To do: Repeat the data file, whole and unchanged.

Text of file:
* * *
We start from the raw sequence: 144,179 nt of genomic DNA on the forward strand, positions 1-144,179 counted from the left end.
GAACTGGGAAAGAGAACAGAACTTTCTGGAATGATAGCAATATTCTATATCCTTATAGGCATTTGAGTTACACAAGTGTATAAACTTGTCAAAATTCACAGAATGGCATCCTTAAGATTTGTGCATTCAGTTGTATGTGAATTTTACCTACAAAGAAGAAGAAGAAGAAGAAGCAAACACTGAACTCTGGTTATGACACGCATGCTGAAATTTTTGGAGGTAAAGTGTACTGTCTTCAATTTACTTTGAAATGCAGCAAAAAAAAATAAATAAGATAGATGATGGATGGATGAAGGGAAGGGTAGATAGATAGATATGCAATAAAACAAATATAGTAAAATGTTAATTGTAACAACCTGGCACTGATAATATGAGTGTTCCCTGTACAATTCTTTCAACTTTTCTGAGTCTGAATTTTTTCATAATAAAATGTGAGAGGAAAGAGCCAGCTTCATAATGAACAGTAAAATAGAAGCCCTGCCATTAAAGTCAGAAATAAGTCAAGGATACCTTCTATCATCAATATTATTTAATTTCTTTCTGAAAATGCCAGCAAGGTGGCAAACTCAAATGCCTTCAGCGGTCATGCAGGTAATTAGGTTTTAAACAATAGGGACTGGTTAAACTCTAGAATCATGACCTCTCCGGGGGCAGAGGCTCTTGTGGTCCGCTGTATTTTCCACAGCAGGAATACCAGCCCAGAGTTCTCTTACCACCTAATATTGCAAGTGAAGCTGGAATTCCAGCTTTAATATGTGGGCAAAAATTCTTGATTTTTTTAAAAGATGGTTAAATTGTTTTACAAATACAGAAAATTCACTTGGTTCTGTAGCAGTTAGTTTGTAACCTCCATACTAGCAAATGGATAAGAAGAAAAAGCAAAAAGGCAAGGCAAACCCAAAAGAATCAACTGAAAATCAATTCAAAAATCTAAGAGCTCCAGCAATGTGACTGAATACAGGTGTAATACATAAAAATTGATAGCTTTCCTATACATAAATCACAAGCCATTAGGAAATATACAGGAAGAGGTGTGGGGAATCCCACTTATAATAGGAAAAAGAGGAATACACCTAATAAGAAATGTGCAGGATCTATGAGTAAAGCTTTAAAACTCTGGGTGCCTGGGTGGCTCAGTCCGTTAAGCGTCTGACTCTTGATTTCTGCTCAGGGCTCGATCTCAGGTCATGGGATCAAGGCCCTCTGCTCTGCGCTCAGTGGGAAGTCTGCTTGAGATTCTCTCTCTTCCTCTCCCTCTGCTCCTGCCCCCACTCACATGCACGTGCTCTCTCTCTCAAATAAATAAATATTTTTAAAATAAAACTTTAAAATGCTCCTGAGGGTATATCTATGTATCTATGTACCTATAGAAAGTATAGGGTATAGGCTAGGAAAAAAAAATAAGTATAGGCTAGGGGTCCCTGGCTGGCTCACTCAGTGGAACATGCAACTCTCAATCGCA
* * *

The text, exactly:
We start from the raw sequence: 144,179 nt of genomic DNA on the forward strand, positions 1-144,179 counted from the left end.
GAACTGGGAAAGAGAACAGAACTTTCTGGAATGATAGCAATATTCTATATCCTTATAGGCATTTGAGTTACACAAGTGTATAAACTTGTCAAAATTCACAGAATGGCATCCTTAAGATTTGTGCATTCAGTTGTATGTGAATTTTACCTACAAAGAAGAAGAAGAAGAAGAAGCAAACACTGAACTCTGGTTATGACACGCATGCTGAAATTTTTGGAGGTAAAGTGTACTGTCTTCAATTTACTTTGAAATGCAGCAAAAAAAAATAAATAAGATAGATGATGGATGGATGAAGGGAAGGGTAGATAGATAGATATGCAATAAAACAAATATAGTAAAATGTTAATTGTAACAACCTGGCACTGATAATATGAGTGTTCCCTGTACAATTCTTTCAACTTTTCTGAGTCTGAATTTTTTCATAATAAAATGTGAGAGGAAAGAGCCAGCTTCATAATGAACAGTAAAATAGAAGCCCTGCCATTAAAGTCAGAAATAAGTCAAGGATACCTTCTATCATCAATATTATTTAATTTCTTTCTGAAAATGCCAGCAAGGTGGCAAACTCAAATGCCTTCAGCGGTCATGCAGGTAATTAGGTTTTAAACAATAGGGACTGGTTAAACTCTAGAATCATGACCTCTCCGGGGGCAGAGGCTCTTGTGGTCCGCTGTATTTTCCACAGCAGGAATACCAGCCCAGAGTTCTCTTACCACCTAATATTGCAAGTGAAGCTGGAATTCCAGCTTTAATATGTGGGCAAAAATTCTTGATTTTTTTAAAAGATGGTTAAATTGTTTTACAAATACAGAAAATTCACTTGGTTCTGTAGCAGTTAGTTTGTAACCTCCATACTAGCAAATGGATAAGAAGAAAAAGCAAAAAGGCAAGGCAAACCCAAAAGAATCAACTGAAAATCAATTCAAAAATCTAAGAGCTCCAGCAATGTGACTGAATACAGGTGTAATACATAAAAATTGATAGCTTTCCTATACATAAATCACAAGCCATTAGGAAATATACAGGAAGAGGTGTGGGGAATCCCACTTATAATAGGAAAAAGAGGAATACACCTAATAAGAAATGTGCAGGATCTATGAGTAAAGCTTTAAAACTCTGGGTGCCTGGGTGGCTCAGTCCGTTAAGCGTCTGACTCTTGATTTCTGCTCAGGGCTCGATCTCAGGTCATGGGATCAAGGCCCTCTGCTCTGCGCTCAGTGGGAAGTCTGCTTGAGATTCTCTCTCTTCCTCTCCCTCTGCTCCTGCCCCCACTCACATGCACGTGCTCTCTCTCTCAAATAAATAAATATTTTTAAAATAAAACTTTAAAATGCTCCTGAGGGTATATCTATGTATCTATGTACCTATAGAAAGTATAGGGTATAGGCTAGGAAAAAAAAATAAGTATAGGCTAGGGGTCCCTGGCTGGCTCACTCAGTGGAACATGCAACTCTCAATCGCA